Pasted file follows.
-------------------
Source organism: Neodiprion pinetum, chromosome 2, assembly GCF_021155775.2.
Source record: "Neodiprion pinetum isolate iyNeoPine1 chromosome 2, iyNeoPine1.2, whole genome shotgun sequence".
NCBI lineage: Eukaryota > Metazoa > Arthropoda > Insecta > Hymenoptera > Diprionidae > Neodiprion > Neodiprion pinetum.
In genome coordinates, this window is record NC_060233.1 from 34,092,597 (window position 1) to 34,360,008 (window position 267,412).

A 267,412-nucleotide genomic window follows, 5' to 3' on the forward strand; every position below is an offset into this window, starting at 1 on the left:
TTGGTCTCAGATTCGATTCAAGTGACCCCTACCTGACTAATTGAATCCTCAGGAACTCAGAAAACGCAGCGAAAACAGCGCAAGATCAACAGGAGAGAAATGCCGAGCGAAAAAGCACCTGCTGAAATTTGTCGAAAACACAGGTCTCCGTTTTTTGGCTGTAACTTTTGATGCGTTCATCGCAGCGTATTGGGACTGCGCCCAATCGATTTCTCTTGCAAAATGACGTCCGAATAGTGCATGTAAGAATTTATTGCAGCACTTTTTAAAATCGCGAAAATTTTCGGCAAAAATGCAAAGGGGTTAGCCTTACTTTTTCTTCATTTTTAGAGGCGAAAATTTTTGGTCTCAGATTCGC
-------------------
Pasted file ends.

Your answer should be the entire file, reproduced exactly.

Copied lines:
Source organism: Neodiprion pinetum, chromosome 2, assembly GCF_021155775.2.
Source record: "Neodiprion pinetum isolate iyNeoPine1 chromosome 2, iyNeoPine1.2, whole genome shotgun sequence".
NCBI lineage: Eukaryota > Metazoa > Arthropoda > Insecta > Hymenoptera > Diprionidae > Neodiprion > Neodiprion pinetum.
In genome coordinates, this window is record NC_060233.1 from 34,092,597 (window position 1) to 34,360,008 (window position 267,412).

A 267,412-nucleotide genomic window follows, 5' to 3' on the forward strand; every position below is an offset into this window, starting at 1 on the left:
TTGGTCTCAGATTCGATTCAAGTGACCCCTACCTGACTAATTGAATCCTCAGGAACTCAGAAAACGCAGCGAAAACAGCGCAAGATCAACAGGAGAGAAATGCCGAGCGAAAAAGCACCTGCTGAAATTTGTCGAAAACACAGGTCTCCGTTTTTTGGCTGTAACTTTTGATGCGTTCATCGCAGCGTATTGGGACTGCGCCCAATCGATTTCTCTTGCAAAATGACGTCCGAATAGTGCATGTAAGAATTTATTGCAGCACTTTTTAAAATCGCGAAAATTTTCGGCAAAAATGCAAAGGGGTTAGCCTTACTTTTTCTTCATTTTTAGAGGCGAAAATTTTTGGTCTCAGATTCGC